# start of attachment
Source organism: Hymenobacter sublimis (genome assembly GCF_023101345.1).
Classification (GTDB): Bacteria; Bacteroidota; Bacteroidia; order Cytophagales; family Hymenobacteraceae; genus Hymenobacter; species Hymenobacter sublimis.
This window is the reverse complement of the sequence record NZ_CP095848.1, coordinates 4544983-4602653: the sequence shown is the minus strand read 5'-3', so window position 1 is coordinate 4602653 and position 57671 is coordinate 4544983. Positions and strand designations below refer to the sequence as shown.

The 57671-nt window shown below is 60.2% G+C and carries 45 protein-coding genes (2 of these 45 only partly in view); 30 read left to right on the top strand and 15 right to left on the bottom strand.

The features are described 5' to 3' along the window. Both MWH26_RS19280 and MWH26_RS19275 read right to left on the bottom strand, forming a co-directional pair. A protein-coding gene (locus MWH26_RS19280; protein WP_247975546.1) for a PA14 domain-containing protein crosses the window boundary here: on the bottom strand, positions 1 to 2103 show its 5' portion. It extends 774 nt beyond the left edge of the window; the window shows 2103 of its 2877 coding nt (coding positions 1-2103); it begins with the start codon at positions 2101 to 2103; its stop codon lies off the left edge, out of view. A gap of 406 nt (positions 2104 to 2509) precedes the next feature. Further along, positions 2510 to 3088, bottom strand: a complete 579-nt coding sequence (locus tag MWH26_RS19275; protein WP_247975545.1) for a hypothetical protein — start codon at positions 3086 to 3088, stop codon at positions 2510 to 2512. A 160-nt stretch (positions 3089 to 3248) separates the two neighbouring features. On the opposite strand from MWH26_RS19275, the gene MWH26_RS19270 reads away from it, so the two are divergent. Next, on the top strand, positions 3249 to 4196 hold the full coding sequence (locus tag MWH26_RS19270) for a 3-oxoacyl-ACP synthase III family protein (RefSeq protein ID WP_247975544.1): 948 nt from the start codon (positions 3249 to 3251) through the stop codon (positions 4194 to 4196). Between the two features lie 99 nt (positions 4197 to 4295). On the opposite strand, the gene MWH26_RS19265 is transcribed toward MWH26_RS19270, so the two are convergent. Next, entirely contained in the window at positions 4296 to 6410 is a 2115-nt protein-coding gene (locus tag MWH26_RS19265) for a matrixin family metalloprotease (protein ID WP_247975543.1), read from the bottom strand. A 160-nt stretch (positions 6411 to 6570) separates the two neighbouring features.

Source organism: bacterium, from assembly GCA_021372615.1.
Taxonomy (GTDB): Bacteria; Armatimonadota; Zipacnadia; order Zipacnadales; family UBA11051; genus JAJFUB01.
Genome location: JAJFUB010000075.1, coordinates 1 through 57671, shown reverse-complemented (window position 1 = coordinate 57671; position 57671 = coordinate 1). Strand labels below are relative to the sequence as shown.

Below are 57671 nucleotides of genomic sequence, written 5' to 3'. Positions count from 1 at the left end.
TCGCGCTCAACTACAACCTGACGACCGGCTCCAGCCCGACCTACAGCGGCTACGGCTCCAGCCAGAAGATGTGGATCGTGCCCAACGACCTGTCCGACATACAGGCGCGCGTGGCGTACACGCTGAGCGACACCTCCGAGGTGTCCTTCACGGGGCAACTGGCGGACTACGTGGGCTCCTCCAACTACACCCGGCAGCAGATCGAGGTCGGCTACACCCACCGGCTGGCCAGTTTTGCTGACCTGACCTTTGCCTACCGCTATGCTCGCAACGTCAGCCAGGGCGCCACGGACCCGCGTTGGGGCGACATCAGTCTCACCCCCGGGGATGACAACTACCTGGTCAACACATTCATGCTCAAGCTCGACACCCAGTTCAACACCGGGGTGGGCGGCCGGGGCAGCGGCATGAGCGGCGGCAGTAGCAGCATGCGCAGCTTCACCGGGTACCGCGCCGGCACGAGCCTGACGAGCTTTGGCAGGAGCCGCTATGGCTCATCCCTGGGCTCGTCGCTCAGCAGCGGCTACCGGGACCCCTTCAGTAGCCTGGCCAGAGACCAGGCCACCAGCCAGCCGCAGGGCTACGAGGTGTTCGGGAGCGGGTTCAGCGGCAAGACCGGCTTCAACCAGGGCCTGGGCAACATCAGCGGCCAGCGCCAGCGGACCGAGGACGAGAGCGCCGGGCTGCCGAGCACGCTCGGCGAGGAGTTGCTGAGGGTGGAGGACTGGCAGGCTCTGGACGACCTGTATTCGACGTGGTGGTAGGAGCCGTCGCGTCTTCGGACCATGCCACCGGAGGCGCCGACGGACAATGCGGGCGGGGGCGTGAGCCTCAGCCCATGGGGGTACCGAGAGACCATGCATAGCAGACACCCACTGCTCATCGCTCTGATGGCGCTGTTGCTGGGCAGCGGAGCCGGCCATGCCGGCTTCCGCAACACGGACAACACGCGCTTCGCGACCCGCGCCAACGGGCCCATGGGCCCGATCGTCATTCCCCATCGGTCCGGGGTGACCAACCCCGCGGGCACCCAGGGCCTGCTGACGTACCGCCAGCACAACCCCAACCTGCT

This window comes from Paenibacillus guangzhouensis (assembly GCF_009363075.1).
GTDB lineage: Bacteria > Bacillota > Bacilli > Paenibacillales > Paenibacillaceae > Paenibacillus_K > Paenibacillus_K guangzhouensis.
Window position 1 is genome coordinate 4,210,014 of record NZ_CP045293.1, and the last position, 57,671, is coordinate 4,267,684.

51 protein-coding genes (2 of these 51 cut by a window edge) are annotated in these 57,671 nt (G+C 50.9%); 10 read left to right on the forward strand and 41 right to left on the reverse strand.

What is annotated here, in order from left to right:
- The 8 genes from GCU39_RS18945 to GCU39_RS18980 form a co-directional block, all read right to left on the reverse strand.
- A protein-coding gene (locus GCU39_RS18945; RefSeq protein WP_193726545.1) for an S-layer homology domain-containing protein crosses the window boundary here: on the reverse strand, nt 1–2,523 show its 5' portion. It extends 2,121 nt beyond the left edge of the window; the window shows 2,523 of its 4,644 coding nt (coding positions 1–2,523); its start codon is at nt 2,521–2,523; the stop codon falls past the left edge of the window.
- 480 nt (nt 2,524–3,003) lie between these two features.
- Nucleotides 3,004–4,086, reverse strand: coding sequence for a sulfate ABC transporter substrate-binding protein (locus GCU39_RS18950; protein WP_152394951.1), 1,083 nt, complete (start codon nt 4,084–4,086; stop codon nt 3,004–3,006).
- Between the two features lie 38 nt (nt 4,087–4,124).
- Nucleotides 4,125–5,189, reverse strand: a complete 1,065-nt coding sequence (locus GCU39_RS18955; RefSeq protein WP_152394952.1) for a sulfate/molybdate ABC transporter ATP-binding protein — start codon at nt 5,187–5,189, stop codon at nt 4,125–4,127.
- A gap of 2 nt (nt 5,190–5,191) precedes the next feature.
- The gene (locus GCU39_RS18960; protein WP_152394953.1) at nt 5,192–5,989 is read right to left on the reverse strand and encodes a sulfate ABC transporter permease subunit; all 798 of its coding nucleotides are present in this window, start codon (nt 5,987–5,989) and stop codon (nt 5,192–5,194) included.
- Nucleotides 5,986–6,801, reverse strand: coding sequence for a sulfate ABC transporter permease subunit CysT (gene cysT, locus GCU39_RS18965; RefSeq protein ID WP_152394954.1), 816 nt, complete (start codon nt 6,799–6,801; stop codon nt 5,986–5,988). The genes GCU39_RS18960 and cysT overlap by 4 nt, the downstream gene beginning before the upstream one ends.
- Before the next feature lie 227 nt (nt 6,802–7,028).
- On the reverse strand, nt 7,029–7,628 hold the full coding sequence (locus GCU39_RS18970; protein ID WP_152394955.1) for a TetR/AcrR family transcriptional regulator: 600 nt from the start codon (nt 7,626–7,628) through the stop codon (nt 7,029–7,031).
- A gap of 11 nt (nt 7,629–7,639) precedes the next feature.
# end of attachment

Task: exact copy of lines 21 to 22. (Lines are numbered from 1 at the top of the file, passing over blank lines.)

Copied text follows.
- Nucleotides 4,125–5,189, reverse strand: a complete 1,065-nt coding sequence (locus GCU39_RS18955; RefSeq protein WP_152394952.1) for a sulfate/molybdate ABC transporter ATP-binding protein — start codon at nt 5,187–5,189, stop codon at nt 4,125–4,127.
- A gap of 2 nt (nt 5,190–5,191) precedes the next feature.